NASA released an animated sequence of images from NASA’s Dawn spacecraft today. In their description, they call attention to the mysterious white spot (actually a close pair of spots) on the dwarf planet’s right side easing into view in the animation’s last few frames. It is pretty interesting, but it isn’t what caught my eye. I was more taken with the bright spot that is leaving as the other arrives.
I put an arrow above it to make it easy to pick out. Ceres is covered in mysteries, mostly in the form of white spots. I was so fascinated by this one I ‘remastered’ NASA’s animation to keep that little white spot in the same location. Do you see what it is doing? It is fading away. This may come as little surprise since it is falling into shadow, but the way it fades is different than area surrounding it.
I am not a scientist. I like to think about science and daydream, but while both of these qualities may be good for real scientists, I probably lean a little too much on the daydreamy part, and a good deal too little on the part where you work to prove or disprove your ideas, especially if there is going to be any math.
One theory about these spots is that they may be ice, formed on crater edges. Another is that they might be icy volcanoes. That little spot I pointed out could be doing its thing because it shines, glistening like ice, or it could be the slowly evaporating ejecta of an ice volcano, something more like snow.
Meanwhile, if we go back to the other, more famous spot, it does not fade or change in the same way. It just looks super bright, all the time. It doesn’t look like ice, to me, so much as the creme filling of a Charleston Chew. This is probably not going to get traction as a leading theory, nor am I suggesting the inside is actually nougat (though that would be pretty awesome.) But is does look bright and not icy in these initial images.
Because I am not a scientist and, more specifically not a scientist on the Dawn team, I don’t know how bright Ceres actually is or how this camera is calibrated. I do know the moon, our moon, which looks pretty white from the Earth when its full, is actually a pretty dark grey. It just looks super bright in the night sky because the sun is giving the moon its all, whilst leaving us in the dark for a few hours, to sleep, or to romance, or to star-gaze. Perhaps something similar is going on with those bright spots?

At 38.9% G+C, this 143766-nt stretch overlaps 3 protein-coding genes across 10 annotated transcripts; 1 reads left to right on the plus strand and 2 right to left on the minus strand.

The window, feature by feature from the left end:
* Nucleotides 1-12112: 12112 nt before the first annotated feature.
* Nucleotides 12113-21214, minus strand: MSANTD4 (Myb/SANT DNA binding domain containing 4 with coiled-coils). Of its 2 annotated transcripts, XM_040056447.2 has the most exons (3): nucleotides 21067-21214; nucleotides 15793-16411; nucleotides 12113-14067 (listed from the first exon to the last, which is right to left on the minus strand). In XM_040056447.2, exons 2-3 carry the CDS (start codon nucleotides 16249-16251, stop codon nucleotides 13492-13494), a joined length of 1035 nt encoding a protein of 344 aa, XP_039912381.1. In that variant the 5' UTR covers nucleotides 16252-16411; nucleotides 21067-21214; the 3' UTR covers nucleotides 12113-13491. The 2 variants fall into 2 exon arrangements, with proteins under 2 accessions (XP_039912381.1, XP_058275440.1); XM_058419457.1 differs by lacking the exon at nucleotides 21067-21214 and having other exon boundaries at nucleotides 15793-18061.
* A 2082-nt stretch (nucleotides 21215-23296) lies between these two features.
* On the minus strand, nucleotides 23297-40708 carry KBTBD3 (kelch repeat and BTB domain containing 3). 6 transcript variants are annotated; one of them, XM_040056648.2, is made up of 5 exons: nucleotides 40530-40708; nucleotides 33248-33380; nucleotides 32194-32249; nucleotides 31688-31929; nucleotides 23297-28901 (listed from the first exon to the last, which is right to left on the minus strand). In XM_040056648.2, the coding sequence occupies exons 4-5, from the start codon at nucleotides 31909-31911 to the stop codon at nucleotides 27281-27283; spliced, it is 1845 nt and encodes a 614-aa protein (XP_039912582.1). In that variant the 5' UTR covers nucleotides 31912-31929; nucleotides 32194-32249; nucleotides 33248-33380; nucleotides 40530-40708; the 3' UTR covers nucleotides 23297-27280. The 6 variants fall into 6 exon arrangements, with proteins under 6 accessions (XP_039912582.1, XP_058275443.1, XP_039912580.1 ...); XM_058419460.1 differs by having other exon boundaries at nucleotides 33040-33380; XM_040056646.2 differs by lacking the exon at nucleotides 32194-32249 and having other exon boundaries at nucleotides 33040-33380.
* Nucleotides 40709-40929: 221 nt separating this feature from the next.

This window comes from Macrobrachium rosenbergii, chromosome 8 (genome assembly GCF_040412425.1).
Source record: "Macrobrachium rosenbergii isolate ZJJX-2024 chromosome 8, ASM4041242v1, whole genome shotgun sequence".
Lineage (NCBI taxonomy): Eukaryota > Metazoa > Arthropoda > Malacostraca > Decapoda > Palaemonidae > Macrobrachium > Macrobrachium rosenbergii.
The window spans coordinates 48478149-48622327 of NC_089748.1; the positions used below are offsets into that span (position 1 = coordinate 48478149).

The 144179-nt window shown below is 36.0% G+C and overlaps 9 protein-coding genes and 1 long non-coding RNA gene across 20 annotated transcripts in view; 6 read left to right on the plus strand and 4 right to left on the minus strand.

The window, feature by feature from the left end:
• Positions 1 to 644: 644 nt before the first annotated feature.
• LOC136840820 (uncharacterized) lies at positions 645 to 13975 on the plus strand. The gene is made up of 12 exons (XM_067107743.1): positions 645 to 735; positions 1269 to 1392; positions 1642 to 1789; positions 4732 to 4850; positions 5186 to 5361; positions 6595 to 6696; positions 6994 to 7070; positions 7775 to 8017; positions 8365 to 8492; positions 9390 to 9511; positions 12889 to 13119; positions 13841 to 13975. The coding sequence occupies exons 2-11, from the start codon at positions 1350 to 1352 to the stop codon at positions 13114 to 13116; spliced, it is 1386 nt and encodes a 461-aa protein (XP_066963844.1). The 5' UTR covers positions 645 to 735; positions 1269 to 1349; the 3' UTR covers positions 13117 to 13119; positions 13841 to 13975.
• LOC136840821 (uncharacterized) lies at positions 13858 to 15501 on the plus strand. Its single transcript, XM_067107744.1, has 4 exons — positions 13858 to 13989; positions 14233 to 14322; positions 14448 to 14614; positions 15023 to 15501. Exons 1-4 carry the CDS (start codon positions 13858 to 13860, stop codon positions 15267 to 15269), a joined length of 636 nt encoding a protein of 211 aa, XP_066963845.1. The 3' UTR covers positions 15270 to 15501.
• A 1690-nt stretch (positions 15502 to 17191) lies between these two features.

Check out this image from an amazing animated set NASA released a short while ago. The brightest spots don’t just appear to reflect brightly, they seem to practically glow.
So what is my point? I’m not sure I have one. If you were hoping for some cool conspiracy, I haven’t got one for you, though Ceres does have fewer craters* than expected. Where did they go? Actually, this probably suggests a surface that is renewed by some kind of activity.
More interesting to me is the idea that Ceres mysterious white spots may not be the same. The dimmer ones, like the one I companioned with an arrow, may be ice, or frost or something yet unseen. The larger one, like the one everyone is so excited about may be something more permanent, like enormous deposits of chalk or cream, kicked up by a crashing meteor. (Of the kind of scientists I am not, a space geologist is clearly one.)
My nutty animation is not the only evidence — in fact it is surely the least of it. Last week Nasa released a beautiful color map of the diversity of Ceres’ surface, as well as a series of images showing Ceres in different spectra of light and not all the spots show up the same. What at first looks like it will be a dull, cratered ball of rock and dust, is only just beginning to reveal its secrets.
*I know it looks pretty cratery, but it has fewer than knowledgeable scientists expect. Ceres should not feel in any way embarrassed about itself. I’m sure it has the perfect amount of craters.